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Navy And Marine Corps Commendation Medal
Five Commendation ribbons are awarded by branch or service. Top row: Joint Service, Army. Bottom row: Air Force, Navy & Marine Corps, Coast Guard.The Commendation Medal
Commendation Medal
is a mid-level United States military decoration which is presented for sustained acts of heroism or meritorious service. For valorous actions in direct contact with an enemy, but of a lesser degree than required for the award of the Bronze Star Medal, a Commendation Medal
Commendation Medal
with "V" Device
"V" Device
or Combat "V" (Navy/Marine Corps/Coast Guard) is awarded; the "V" device may be authorized for wear on the service and suspension ribbon of the medal to denote valor
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Commendation Medal (other)
Commendation Medal
Commendation Medal
may refer to:Commendation Medal, a mid-level United States military decoration presented for sustained acts of heroism or meritorious service Pingat Kepujian (Commendation Medal), Singaporean civil commendation medal Pingat Penghargaan (Tentera) (
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Secretary Of The Navy
The Secretary of the Navy (or SECNAV) is a statutory officer (10 U.S.C. § 5013) and the head (chief executive officer) of the Department of the Navy, a military department (component organization) within the Department of Defense of the United States
United States
of America. The Secretary of the Navy must be a civilian by law, at least 5 years removed from active military service. The Secretary is appointed by the President and requires confirmation by a majority vote of the Senate. The Secretary of the Navy was, from its creation in 1798, a member of the President's Cabinet until 1949, when the Secretary of the Navy (and the Secretaries of the Army and Air Force) was by amendments to the National Security Act of 1947
National Security Act of 1947
made subordinate to the Secretary of Defense.[1]Contents1 Responsibilities1.1 Navy Regulations 1.2 U.S
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U.S. Uniformed Services Pay Grades
Pay grades are used by the uniformed services of the United States to determine wages and benefits based on the corresponding military rank of a member of the services. While different titles or ranks may be used among the seven uniformed services, pay grades are uniform and equivalent between the services and can be used to quickly determine seniority among a group of members from different services. They are also essential when determining a member's entitlements such as basic pay and allowances. Pay grades are divided into three groups: enlisted (E), warrant officer (W), and officer (O). Enlisted pay grades begin at E-1 and end at E-9; warrant officer pay grades originate at W-1 and terminate at W-5; and officer pay grades start at O-1 and finish at O-11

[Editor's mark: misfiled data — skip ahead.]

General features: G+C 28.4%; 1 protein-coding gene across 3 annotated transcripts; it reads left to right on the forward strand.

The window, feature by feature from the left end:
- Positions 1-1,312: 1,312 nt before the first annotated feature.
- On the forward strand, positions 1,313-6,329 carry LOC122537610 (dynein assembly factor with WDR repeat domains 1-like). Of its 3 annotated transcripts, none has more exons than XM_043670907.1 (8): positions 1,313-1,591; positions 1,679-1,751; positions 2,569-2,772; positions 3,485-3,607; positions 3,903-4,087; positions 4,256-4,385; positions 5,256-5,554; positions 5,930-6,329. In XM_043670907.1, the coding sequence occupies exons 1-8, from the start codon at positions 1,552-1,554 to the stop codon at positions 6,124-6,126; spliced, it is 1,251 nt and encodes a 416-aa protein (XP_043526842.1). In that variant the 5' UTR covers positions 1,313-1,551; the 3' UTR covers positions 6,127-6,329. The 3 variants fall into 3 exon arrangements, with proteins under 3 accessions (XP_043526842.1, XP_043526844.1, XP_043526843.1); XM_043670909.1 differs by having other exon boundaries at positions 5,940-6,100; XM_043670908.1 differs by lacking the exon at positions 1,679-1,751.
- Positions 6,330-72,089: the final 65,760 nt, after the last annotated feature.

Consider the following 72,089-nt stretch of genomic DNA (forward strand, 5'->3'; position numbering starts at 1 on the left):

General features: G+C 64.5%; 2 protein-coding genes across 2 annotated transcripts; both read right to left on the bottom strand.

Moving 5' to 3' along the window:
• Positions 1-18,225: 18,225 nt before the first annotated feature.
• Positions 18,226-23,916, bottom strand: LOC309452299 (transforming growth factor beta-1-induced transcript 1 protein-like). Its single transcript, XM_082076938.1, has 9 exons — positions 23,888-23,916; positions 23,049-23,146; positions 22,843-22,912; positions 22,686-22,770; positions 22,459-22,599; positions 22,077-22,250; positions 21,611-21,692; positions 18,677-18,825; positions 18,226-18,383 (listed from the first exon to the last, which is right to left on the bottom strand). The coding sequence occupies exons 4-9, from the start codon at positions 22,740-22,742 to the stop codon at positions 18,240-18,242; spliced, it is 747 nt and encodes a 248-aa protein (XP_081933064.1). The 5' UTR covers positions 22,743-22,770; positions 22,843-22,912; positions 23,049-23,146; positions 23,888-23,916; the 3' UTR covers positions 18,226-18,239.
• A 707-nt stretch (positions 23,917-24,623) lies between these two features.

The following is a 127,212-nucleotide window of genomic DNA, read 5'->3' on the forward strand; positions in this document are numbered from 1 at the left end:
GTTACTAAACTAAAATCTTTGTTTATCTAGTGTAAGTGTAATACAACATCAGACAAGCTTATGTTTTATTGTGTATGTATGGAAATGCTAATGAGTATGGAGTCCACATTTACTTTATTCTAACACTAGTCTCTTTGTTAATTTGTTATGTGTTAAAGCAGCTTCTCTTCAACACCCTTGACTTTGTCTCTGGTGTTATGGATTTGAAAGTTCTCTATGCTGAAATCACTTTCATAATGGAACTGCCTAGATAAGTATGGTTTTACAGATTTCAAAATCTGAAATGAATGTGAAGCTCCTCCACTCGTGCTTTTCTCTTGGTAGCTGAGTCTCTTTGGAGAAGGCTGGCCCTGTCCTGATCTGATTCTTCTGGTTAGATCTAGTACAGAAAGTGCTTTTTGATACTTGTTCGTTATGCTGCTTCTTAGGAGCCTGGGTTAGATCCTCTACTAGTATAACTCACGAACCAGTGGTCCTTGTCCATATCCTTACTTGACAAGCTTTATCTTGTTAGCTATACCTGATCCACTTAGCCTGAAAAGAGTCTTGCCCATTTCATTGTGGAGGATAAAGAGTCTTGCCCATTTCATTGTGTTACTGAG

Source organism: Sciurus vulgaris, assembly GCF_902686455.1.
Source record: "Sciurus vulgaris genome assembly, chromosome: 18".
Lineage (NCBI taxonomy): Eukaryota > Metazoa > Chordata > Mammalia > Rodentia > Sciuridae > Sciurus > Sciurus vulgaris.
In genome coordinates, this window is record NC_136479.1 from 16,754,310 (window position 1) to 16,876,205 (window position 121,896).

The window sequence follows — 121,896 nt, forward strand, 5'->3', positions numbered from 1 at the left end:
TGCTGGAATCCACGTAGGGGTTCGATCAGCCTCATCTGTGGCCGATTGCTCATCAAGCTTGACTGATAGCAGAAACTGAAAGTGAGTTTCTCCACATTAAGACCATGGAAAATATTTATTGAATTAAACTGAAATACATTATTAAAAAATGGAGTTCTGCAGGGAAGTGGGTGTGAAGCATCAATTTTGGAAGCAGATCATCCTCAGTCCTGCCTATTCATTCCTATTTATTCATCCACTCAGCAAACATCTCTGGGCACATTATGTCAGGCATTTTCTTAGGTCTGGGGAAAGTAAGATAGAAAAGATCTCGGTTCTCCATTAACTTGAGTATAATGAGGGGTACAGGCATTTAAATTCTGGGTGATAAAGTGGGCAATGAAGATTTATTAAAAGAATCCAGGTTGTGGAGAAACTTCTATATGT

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First World War
Allied victoryCentral Powers' victory on the Eastern Front nullified by defeat on the Western Front Fall of the German, Russian, Ottoman, and Austro-Hungarian empires Russian Civil War
Russian Civil War
and foundation of the Soviet Union Formation of new countries in Europe
Europe
and the Middle East Transfer of German colonies
German colonies
and regions of the former Ottoman Empire to other powers Establishment of the League of Nations
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United States Department Of The Navy
The United States
United States
Department of the Navy (DoN) was established by an Act of Congress
Act of Congress
on April 30, 1798 (initiated by the recommendation of James McHenry),[1] to provide a government organizational structure to the United States
United States
Navy, the United States Marine Corps
United States Marine Corps
(from 1834 onward) and, when directed by the President (or Congress during time of war), the United States
United States
Coast Guard, as a service within the Navy,[2] though each remain independent service branches
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World War I Victory Medal (United States)
served in the armed forces between the following dates, in the following locations:6 April 1917 to 11 November 1918 for any military service. 12 November 1918, to 5 August 1919 for service in European Russia 23 November 1918, to 1 April 1920 for service with the American Expeditionary Force SiberiaStatus InactiveStatisticsEstablishedby an Act of Congress, 1919, and promulgated by War Department General Order 48, 1919, which was rescinded by War Department General Order 83, 30 June 1919. [1]First awarded April 1921 (retroactive)[1] Service ribbon
Service ribbon
and campaign streamerA photo showing the state of a U.S. Victory Medal in 2012.The World War I
World War I
Victory Medal is a service medal of the United States military which was first created in 1919, designed by James Earle Fraser. The medal was originally intended to be created due to an act of the United States Congress
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United States Secretary Of The Navy
The Secretary of the Navy (or SECNAV) is a statutory officer (10 U.S.C. § 5013) and the head (chief executive officer) of the Department of the Navy, a military department (component organization) within the Department of Defense of the United States
United States
of America. The Secretary of the Navy must be a civilian by law, at least 5 years removed from active military service. The Secretary is appointed by the President and requires confirmation by a majority vote of the Senate. The Secretary of the Navy was, from its creation in 1798, a member of the President's Cabinet until 1949, when the Secretary of the Navy (and the Secretaries of the Army and Air Force) was by amendments to the National Security Act of 1947